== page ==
Another of our group was a young African American woman who is active in the local Black Lives Matter chapter. When she was questioned about coming to a march that is seen as a predominantly white feminist event, she responded that she wanted to make sure the message “Black Lives Matter” was part of this protest. She said she hoped that when the time came, she could count on the same support from our group. This message really hit home. Throughout the day, I saw several signs that called out white feminism. One read, “I’ll see all you nice white ladies at the next Black Lives Matter march, right?” Another said “White women voted for Trump!” (Exit polls have shown that 53% of white women voted for Trump, while only 6% of African American women, and 32% of Latino women did the same.)2 Of all the signs I saw that day, these struck the deepest chord for me.
Many who came to the women’s march were doing so out of a deep fear and insecurity about the Trump presidency and his inflammatory campaign rhetoric (myself included!). After hearing derogatory statements about women, minorities, the disabled, refugees and immigrants, I wonder, Can this president (and those in Congress who support him) be trusted to protect everyone’s rights? The reality is that many in this country, especially people of color, have lived with this kind of fear and insecurity all their lives. What felt like a shock to me, a new distrust and apprehension of our political system, was old news to them. Because I am white, I was unable to see the reality that they already know and live every day. Although I consider myself aware and engaged in justice issues, experiencing anxiety about the future to this degree has been an eye-opening, soul-shaking experience.
In some ways, by participating in the march, I achieved my goal. We were there. We stood up, chanted, carried signs. We experienced a feeling of solidarity in that massive crowd, protesting the possibility of human rights being eroded by the new administration. My daughter got to see a form of democracy in action. But now I have a greater goal. Standing up is not enough. Chanting and wearing pink hats is not nearly enough. That’s the fun and easy part, like social justice tourism. Now the hard work begins. It’s one thing to stand up, it’s entirely another to do something!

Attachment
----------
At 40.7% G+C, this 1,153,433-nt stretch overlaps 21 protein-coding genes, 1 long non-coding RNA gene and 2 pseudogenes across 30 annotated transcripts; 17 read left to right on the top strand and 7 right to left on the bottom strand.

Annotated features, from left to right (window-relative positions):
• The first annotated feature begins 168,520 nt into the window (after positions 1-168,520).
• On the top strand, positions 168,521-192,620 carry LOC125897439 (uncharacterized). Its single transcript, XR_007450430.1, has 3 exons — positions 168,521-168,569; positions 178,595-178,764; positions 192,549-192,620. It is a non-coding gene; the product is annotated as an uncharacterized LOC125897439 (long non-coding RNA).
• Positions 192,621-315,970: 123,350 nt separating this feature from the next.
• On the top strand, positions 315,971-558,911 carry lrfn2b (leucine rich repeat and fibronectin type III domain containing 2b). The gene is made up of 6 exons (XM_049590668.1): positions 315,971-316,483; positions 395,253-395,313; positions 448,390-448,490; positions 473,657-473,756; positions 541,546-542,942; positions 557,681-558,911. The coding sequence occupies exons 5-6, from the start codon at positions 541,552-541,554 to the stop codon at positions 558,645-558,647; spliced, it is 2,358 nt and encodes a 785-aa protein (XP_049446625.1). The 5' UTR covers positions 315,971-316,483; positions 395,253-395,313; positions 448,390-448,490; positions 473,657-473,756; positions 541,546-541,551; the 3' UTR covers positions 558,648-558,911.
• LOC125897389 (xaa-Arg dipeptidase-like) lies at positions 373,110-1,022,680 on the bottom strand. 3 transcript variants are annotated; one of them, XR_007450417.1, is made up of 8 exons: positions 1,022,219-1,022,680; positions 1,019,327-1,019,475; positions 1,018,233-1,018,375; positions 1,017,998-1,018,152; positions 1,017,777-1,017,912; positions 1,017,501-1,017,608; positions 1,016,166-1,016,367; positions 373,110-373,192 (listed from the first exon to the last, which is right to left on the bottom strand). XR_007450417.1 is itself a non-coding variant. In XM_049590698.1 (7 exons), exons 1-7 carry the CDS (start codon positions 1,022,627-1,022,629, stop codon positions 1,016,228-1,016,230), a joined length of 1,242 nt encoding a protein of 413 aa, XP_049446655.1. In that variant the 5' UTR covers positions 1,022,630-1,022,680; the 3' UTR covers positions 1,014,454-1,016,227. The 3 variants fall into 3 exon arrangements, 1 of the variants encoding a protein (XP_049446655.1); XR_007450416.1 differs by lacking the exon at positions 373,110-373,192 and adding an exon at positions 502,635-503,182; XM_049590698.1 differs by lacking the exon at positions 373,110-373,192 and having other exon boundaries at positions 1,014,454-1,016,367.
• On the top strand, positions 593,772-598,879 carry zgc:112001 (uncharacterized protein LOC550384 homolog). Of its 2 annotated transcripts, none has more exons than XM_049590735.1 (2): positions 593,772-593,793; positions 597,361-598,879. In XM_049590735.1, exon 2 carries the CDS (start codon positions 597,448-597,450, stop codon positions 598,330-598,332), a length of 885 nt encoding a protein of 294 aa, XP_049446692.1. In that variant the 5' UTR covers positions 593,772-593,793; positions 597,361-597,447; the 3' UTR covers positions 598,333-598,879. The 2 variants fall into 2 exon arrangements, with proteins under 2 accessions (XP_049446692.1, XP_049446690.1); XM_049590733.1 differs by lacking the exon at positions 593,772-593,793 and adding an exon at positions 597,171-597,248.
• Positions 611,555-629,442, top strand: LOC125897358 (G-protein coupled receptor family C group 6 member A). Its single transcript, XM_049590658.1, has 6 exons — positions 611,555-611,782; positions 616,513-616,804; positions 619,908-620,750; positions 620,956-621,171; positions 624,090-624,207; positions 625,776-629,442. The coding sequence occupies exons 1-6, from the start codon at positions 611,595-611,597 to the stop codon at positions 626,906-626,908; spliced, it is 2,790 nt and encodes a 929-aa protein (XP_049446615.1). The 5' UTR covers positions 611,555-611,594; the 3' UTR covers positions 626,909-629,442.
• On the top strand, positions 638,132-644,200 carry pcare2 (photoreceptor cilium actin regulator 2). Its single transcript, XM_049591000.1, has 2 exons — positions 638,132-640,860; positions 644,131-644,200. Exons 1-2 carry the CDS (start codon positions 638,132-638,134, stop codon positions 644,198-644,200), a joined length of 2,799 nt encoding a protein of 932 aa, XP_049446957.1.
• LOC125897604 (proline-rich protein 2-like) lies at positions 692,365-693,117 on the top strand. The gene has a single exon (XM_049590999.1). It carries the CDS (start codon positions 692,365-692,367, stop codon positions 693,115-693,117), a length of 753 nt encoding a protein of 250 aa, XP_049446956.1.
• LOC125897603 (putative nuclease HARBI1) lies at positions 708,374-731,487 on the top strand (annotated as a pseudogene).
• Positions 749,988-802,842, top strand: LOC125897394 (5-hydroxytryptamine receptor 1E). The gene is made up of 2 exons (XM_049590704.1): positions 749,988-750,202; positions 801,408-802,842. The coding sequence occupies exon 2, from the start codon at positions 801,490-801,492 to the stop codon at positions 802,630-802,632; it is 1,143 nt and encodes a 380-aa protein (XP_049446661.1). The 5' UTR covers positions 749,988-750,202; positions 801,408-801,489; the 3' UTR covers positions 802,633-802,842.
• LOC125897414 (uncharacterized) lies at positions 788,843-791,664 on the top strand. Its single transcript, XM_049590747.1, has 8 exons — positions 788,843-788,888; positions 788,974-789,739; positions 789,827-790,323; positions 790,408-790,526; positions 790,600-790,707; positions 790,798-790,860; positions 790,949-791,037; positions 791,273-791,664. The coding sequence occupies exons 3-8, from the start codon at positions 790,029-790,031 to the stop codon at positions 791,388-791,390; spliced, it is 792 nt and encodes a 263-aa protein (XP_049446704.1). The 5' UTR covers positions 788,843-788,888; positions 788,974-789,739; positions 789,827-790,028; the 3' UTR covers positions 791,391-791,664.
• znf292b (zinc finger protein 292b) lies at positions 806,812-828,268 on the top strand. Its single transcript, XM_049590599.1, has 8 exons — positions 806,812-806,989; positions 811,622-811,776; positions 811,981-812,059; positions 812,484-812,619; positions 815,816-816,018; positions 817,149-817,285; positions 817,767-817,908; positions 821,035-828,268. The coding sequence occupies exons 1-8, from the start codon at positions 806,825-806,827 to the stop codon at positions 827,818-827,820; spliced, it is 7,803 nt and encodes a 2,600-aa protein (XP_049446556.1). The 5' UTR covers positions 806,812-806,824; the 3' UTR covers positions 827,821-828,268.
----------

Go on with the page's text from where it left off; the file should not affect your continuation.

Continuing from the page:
As part of the staff of Presbyterian Women, I can say that my work for the organization is a contribution. Presbyterian Women work for justice and peace; they support mission and build community. I am extremely privileged to do this work, and I’m proud to be a part of PW. But as the mother of a politically aware daughter, as a person of conscience, and as a Christian, I feel the need to do more. This includes waking up to issues of race and privilege, and using whatever power that privilege imparts to stand with vulnerable people and people of color in ways that are helpful. It includes working in my own community to be the change that is needed, to ask questions, to shut up and listen, to have enough cultural humility to accept that I don’t know what I don’t know. Being angry isn’t enough. Sharing a Facebook post isn’t enough. I’ve joined our local Showing Up for Racial Justice (SURJ) chapter, and that isn’t enough. I’ve joined a book group that is reading Waking Up White and Finding Myself in the Story of Race, by Debby Irving, and that isn’t enough. I need to find what is to be my work, and do it.
Here’s what I do know: presence is good, but action is better. I am getting started. Empowered women empower women, and my daughter is watching.
- The trip was organized by The Global Human Project, a transformative network founded in Louisville, Kentucky, that offers innovative and educational experiences and cultivates diverse initiatives that inspire an integrated approach to personal and social change. They offer the “Walk a Mile in My Shoes” refugee camp simulation experience, which visits schools and churches nationally to educate about the lives of refugees. See more at www.globalhumanproject.net/.
- Phoebe Lett, “White Women Voted for Trump. Now What?” The New York Times, November 10, 2016; https://www.nytimes.com/2016/11/10/opinion/white-women-voted-trump-now-what.html.